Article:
Fortunately, for me, I was born at a pretty opportune time as far as accessibility is concerned. I was just five years old when the ADA took effect, so I really don’t have much recollection of what things were like previously.  Same goes for the IDEA.  The first version of it took effective in 1975, but I think students with disabilities were still pretty segregated back then.  It disheartens me to think that there were so many people with disabilities that were left behind before these laws took effect.  Society lost out on millions of Americans with great potential.  It truly breaks my heart to think about all of the children who were institutionalized all of their lives just because they had some sort of a disability.  Children weren’t the only ones effected either.  Millions of adults with disabilities lost out on the opportunity to lead successful and productive lives because support wasn’t available.

Personally, I’ve greatly benefited from the IDEA and the ADA.  Thanks to the IDEA, starting in Kindergarten, I was able receive the services and support I needed to be able to be in all regular education classes with my peers.  I was then able to receive vocational rehabilitation services which provided me with the support I needed to earn a college degree and find employment.  The ADA allows me to be able to go almost everywhere I want/need to go.  It also protects me from getting discriminated against because of my disability.

Having said that, I believe that there’s a lot that should be done with the ADA.  Under the law, when businesses add on or remodel, they have to make the entire building accessible; however, as I recently found out, there are some stipulations to the rule.  A popular restaurant in my hometown recently added a rooftop deck.  I was excited because people were saying how cool it was; I figured that since it was an add-on they had to have put in an elevator to make it accessible.  Unfortunately, that wasn’t the case.  Since they serve the same food and “have the same décor” inside the restaurant (which is accessible), they don’t have to make the upper deck accessible.  To me, that’s unfair.  A rooftop deck obviously has a different atmosphere than an inside of a restaurant.  Another thing that really irritates me is that many older businesses choose not to remodel or add-on just because it’s too expensive to bring the building up to code.  While I understand it from the economic standpoint, I also believe it’s time to put some time stipulations on those businesses.  Airline regulations are another topic that should be looked at and improved.  Everything from check-in desks, to security, to plane accessibility could vastly be improved in my opinion.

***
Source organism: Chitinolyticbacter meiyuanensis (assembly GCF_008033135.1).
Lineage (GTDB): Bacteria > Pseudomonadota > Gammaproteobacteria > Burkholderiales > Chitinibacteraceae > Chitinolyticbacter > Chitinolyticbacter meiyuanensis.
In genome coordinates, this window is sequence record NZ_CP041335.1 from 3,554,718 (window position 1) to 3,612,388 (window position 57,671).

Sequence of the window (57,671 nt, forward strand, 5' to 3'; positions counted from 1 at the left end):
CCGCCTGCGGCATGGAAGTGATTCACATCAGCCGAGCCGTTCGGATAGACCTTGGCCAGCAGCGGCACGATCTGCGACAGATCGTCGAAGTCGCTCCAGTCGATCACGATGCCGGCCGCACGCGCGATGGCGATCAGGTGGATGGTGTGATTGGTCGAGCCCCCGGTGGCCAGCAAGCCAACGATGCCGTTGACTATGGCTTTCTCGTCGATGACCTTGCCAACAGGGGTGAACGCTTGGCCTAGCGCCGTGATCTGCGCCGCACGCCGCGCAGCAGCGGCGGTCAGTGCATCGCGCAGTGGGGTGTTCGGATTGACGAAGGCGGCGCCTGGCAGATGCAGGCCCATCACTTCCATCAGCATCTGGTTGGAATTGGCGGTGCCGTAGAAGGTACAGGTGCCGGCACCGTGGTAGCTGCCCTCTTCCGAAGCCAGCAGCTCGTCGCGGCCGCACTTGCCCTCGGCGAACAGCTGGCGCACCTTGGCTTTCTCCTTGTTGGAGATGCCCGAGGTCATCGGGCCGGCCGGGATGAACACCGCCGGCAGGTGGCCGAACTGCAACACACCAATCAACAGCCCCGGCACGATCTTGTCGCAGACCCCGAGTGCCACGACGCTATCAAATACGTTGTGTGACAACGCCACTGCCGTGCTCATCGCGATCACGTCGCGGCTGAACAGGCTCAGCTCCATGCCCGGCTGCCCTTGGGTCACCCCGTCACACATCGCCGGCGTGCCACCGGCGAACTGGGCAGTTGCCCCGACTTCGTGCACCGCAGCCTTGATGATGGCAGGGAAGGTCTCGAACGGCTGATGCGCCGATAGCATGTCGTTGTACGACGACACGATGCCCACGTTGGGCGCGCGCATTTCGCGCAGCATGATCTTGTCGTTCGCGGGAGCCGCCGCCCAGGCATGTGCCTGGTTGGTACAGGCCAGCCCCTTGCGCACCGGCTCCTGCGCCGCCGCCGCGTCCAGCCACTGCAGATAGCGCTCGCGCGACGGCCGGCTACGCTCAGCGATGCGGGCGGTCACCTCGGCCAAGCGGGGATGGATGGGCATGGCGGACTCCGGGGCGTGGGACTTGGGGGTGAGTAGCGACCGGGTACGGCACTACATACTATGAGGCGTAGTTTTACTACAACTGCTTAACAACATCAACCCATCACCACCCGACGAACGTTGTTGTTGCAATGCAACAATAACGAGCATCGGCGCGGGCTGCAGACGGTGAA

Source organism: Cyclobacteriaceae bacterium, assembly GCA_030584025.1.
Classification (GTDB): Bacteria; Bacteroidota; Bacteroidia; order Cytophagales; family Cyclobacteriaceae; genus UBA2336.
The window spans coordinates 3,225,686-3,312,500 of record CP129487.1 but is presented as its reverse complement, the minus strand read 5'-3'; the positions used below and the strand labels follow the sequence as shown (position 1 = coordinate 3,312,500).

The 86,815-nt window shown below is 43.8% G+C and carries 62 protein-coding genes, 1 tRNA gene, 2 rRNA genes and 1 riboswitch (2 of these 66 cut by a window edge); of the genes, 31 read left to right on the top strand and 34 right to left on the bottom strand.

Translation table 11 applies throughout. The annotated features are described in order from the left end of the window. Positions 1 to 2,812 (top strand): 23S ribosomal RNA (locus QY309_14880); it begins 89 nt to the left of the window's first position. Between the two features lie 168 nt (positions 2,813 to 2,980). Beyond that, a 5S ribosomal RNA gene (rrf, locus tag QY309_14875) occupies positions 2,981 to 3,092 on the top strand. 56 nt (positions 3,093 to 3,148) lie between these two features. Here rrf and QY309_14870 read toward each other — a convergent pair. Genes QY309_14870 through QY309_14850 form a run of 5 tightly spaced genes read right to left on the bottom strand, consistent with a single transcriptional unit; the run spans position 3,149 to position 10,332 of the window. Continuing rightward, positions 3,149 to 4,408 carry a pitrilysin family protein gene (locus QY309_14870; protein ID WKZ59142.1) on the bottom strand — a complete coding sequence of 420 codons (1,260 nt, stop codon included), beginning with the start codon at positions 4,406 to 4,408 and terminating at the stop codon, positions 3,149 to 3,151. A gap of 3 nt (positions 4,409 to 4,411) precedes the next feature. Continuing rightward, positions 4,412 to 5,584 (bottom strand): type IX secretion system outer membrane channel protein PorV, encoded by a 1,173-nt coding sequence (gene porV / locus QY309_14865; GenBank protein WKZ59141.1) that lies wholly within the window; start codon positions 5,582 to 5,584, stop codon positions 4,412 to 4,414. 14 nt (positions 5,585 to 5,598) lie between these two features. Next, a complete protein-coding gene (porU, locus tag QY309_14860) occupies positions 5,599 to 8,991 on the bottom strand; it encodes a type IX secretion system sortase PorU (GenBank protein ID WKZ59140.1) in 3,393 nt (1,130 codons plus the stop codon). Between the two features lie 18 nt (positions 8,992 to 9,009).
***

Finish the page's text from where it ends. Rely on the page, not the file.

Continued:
So, while laws such as the Americans with Disabilities Act and Individuals with Disabilities Education Act have immensely improved lives for people with disabilities, there is a lot that still needs to be done.   A lot of progress has been made in the last 50 years; I’m looking forward to seeing what will be done in the next 50 years!

***The views expressed here are strictly those of the author and do not necessarily reflect those of InControl Wisconsin, the Network or any of our sponsors.